Jim Jordan: Want to Cure Poverty? You Need Work, Strong Families, Free Markets

Rep. Jim Jordan (R-OH) 95% shared inspiring ideas about how to cure poverty in America at Heritage Action’s Conservative Policy Summit earlier this month.

“If you’re going to cure poverty,” Rep. Jordan said, “if you’re going to prevent most of poverty, three things you need: work, strong families, and free markets.  It’s really that simple… And that’s really what our bill is all about.”  Jordan’s bill is the Welfare Reform and Upward Mobility Act.  It was introduced in the Senate by Sen. Mike Lee (R-UT) 100%.

The main focus of Rep. Jordan’s discussion was the value of hard work.  He opines that the the Democrat party has stepped over the line by suggesting that “somehow it’s good when people work less.”

“We come from an entirely different focus,” Jordan said, “and this bill that we have is an entirely opposite direction.  We think work’s a good thing.”

“Hard work doesn’t guarantee success, but it sure improves your chances,” he said as he closed his remarks.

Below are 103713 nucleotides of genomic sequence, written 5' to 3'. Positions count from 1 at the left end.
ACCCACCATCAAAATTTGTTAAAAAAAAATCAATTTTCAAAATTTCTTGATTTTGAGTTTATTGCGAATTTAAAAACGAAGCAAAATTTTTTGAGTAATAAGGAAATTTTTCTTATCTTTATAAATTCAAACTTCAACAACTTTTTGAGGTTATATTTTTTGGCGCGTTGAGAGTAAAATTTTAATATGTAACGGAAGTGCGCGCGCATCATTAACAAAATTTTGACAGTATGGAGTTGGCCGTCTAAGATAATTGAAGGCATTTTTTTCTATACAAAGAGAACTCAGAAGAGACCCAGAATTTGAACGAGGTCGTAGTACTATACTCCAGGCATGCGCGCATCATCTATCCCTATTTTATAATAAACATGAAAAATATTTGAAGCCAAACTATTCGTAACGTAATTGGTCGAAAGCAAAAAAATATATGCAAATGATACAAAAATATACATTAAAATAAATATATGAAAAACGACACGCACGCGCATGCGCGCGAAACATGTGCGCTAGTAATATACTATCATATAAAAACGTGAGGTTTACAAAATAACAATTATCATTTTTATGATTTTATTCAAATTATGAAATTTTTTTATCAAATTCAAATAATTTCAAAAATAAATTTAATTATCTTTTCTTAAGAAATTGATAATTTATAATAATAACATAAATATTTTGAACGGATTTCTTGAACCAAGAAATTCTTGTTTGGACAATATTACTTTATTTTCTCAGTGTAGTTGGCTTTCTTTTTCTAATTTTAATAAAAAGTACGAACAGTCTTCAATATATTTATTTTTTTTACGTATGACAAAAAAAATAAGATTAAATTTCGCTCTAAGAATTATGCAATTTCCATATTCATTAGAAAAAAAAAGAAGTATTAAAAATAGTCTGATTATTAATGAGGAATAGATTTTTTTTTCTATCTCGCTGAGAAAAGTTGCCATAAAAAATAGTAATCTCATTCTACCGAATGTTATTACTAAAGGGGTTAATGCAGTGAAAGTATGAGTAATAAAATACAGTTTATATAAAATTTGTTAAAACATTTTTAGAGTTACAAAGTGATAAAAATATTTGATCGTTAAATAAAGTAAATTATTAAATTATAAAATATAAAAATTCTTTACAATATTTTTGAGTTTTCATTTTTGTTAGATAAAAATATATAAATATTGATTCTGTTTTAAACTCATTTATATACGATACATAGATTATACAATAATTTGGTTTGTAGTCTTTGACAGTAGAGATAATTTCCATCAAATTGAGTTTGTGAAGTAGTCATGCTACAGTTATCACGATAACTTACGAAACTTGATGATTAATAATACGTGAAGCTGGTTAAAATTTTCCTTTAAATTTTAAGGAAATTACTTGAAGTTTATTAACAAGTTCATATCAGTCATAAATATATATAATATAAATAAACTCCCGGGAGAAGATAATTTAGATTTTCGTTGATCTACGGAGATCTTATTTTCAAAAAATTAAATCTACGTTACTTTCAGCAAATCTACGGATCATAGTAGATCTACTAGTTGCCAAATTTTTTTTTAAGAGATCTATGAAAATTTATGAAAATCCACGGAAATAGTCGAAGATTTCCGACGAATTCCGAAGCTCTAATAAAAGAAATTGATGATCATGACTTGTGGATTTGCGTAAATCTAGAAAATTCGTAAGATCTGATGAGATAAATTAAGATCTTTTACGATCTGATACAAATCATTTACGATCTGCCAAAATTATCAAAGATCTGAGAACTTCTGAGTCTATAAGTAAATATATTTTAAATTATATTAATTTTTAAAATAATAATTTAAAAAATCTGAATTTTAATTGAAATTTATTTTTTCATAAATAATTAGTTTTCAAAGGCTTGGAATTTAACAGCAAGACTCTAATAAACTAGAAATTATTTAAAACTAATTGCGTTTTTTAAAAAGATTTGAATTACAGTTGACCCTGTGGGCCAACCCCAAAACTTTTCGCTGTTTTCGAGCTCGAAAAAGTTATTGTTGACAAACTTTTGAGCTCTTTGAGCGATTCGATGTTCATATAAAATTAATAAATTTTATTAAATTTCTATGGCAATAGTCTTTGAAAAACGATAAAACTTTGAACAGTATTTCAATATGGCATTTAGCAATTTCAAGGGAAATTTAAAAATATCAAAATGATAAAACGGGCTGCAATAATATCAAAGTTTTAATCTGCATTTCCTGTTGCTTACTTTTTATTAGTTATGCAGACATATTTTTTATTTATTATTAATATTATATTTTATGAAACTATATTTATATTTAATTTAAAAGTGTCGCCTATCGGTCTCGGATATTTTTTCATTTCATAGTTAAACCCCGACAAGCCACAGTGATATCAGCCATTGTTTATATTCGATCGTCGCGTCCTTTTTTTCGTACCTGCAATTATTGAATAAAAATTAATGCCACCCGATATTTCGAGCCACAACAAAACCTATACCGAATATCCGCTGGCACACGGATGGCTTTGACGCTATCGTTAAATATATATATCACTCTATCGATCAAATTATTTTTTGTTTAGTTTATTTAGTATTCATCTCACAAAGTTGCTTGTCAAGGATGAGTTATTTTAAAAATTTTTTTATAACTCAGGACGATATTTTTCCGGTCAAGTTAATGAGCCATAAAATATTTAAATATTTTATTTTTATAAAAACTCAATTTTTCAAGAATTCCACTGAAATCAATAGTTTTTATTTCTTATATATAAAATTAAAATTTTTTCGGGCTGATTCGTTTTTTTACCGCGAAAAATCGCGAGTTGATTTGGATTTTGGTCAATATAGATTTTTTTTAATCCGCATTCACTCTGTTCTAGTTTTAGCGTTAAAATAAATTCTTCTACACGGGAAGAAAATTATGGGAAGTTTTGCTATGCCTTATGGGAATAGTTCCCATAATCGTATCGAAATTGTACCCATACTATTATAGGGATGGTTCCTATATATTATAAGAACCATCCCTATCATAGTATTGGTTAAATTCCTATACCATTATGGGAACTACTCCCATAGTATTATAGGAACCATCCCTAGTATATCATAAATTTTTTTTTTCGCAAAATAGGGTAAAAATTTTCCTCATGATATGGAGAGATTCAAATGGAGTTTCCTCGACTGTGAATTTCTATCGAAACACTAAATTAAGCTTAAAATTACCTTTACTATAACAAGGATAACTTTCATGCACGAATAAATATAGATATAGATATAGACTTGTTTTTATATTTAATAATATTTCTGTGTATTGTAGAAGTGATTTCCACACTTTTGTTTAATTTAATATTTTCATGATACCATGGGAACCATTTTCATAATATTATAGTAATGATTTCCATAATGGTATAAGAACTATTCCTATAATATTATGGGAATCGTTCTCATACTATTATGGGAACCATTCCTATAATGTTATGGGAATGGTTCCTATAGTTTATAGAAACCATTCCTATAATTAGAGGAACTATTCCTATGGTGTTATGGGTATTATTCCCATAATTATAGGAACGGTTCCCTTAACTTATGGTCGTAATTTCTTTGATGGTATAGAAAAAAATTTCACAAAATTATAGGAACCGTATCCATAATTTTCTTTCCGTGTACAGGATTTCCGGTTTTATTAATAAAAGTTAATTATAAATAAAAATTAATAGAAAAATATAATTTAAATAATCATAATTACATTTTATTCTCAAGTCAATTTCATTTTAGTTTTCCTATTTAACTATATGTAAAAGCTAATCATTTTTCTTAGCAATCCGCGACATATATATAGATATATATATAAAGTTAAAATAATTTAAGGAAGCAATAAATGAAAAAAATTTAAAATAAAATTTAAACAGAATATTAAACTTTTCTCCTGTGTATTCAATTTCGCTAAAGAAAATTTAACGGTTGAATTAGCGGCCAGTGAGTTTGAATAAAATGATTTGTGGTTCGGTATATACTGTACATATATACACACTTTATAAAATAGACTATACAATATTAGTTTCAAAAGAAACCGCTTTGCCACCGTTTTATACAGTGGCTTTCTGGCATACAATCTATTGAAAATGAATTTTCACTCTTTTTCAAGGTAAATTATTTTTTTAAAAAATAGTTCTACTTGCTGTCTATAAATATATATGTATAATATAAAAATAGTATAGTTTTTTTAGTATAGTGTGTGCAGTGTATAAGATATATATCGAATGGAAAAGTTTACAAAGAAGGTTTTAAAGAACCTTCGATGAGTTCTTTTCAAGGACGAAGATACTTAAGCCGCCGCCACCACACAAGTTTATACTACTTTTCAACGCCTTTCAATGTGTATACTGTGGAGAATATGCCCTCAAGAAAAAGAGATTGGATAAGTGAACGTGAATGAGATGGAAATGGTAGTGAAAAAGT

Jordan Work

In his press release announcing this bill, Sen. Mike Lee said, “Successful welfare programs are those that make poverty more temporary, not more tolerable, and we need to move current policy in that direction.”

Sen. Lee, Rep. Jordan, and other supporters of this bill understand what it takes to help get people out of poverty and stay out of poverty.

On the contrary, President Obama and the left are perpetuating poverty in America.  The Heritage Foundation’s chief economist Stephen More writes:

In all, just over 100 million Americans now get some form of welfare-based government benefit. This does not include Medicare or Social Security. Obama’s economics team thinks the more the better, because these are programs that “stimulate” the economy.


Does this welfare net discourage work and encourage dependency? Work is required for few of the 80 benefit programs, except some cash and food aid programs and the earned income tax credit. This may explain why more than half of families in poverty don’t have anyone working.

Work, job training or education should be a bare minimum federal requirement as part of the social contract for receiving most forms of government assistance. But the left opposed this in the food stamps debate.

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